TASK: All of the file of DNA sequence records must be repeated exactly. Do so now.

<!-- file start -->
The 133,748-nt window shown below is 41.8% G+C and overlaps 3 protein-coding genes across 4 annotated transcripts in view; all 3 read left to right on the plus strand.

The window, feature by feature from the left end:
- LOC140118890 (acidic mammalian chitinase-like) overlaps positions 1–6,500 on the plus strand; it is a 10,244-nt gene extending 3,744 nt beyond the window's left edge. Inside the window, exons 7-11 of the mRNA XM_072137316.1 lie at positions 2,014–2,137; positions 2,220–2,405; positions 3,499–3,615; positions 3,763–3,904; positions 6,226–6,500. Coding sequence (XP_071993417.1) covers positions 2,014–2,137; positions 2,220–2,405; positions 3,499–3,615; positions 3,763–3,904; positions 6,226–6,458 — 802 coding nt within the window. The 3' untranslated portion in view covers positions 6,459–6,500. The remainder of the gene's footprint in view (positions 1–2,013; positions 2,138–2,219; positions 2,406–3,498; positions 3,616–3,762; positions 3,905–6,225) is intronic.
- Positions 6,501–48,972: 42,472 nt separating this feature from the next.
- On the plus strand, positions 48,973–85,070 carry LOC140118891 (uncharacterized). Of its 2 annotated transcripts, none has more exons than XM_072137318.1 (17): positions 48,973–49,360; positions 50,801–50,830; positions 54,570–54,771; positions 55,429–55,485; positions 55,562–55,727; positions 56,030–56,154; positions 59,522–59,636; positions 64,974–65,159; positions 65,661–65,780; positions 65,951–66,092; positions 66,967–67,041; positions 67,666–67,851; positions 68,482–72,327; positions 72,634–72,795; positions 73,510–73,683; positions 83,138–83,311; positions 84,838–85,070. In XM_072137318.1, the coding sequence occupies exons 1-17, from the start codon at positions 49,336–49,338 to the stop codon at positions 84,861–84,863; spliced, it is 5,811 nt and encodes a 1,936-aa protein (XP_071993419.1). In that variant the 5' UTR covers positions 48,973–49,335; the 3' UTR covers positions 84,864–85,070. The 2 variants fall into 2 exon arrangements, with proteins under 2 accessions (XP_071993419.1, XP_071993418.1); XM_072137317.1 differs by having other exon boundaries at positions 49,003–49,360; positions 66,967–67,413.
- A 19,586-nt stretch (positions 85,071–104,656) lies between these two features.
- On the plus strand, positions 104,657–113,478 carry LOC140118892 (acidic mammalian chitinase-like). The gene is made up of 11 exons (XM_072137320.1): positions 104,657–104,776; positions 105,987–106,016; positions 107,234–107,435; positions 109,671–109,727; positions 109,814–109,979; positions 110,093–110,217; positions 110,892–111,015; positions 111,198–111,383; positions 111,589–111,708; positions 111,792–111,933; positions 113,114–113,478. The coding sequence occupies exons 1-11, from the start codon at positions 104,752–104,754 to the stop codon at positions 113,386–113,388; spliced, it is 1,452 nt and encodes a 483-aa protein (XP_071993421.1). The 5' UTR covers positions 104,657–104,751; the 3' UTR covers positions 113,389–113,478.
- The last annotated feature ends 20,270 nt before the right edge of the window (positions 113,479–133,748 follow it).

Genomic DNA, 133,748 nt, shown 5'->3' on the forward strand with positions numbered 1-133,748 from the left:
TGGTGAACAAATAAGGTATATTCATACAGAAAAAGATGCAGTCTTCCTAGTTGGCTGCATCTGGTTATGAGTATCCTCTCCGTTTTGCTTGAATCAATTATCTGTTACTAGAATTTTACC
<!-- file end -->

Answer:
The 133,748-nt window shown below is 41.8% G+C and overlaps 3 protein-coding genes across 4 annotated transcripts in view; all 3 read left to right on the plus strand.

The window, feature by feature from the left end:
- LOC140118890 (acidic mammalian chitinase-like) overlaps positions 1–6,500 on the plus strand; it is a 10,244-nt gene extending 3,744 nt beyond the window's left edge. Inside the window, exons 7-11 of the mRNA XM_072137316.1 lie at positions 2,014–2,137; positions 2,220–2,405; positions 3,499–3,615; positions 3,763–3,904; positions 6,226–6,500. Coding sequence (XP_071993417.1) covers positions 2,014–2,137; positions 2,220–2,405; positions 3,499–3,615; positions 3,763–3,904; positions 6,226–6,458 — 802 coding nt within the window. The 3' untranslated portion in view covers positions 6,459–6,500. The remainder of the gene's footprint in view (positions 1–2,013; positions 2,138–2,219; positions 2,406–3,498; positions 3,616–3,762; positions 3,905–6,225) is intronic.
- Positions 6,501–48,972: 42,472 nt separating this feature from the next.
- On the plus strand, positions 48,973–85,070 carry LOC140118891 (uncharacterized). Of its 2 annotated transcripts, none has more exons than XM_072137318.1 (17): positions 48,973–49,360; positions 50,801–50,830; positions 54,570–54,771; positions 55,429–55,485; positions 55,562–55,727; positions 56,030–56,154; positions 59,522–59,636; positions 64,974–65,159; positions 65,661–65,780; positions 65,951–66,092; positions 66,967–67,041; positions 67,666–67,851; positions 68,482–72,327; positions 72,634–72,795; positions 73,510–73,683; positions 83,138–83,311; positions 84,838–85,070. In XM_072137318.1, the coding sequence occupies exons 1-17, from the start codon at positions 49,336–49,338 to the stop codon at positions 84,861–84,863; spliced, it is 5,811 nt and encodes a 1,936-aa protein (XP_071993419.1). In that variant the 5' UTR covers positions 48,973–49,335; the 3' UTR covers positions 84,864–85,070. The 2 variants fall into 2 exon arrangements, with proteins under 2 accessions (XP_071993419.1, XP_071993418.1); XM_072137317.1 differs by having other exon boundaries at positions 49,003–49,360; positions 66,967–67,413.
- A 19,586-nt stretch (positions 85,071–104,656) lies between these two features.
- On the plus strand, positions 104,657–113,478 carry LOC140118892 (acidic mammalian chitinase-like). The gene is made up of 11 exons (XM_072137320.1): positions 104,657–104,776; positions 105,987–106,016; positions 107,234–107,435; positions 109,671–109,727; positions 109,814–109,979; positions 110,093–110,217; positions 110,892–111,015; positions 111,198–111,383; positions 111,589–111,708; positions 111,792–111,933; positions 113,114–113,478. The coding sequence occupies exons 1-11, from the start codon at positions 104,752–104,754 to the stop codon at positions 113,386–113,388; spliced, it is 1,452 nt and encodes a 483-aa protein (XP_071993421.1). The 5' UTR covers positions 104,657–104,751; the 3' UTR covers positions 113,389–113,478.
- The last annotated feature ends 20,270 nt before the right edge of the window (positions 113,479–133,748 follow it).

Genomic DNA, 133,748 nt, shown 5'->3' on the forward strand with positions numbered 1-133,748 from the left:
TGGTGAACAAATAAGGTATATTCATACAGAAAAAGATGCAGTCTTCCTAGTTGGCTGCATCTGGTTATGAGTATCCTCTCCGTTTTGCTTGAATCAATTATCTGTTACTAGAATTTTACC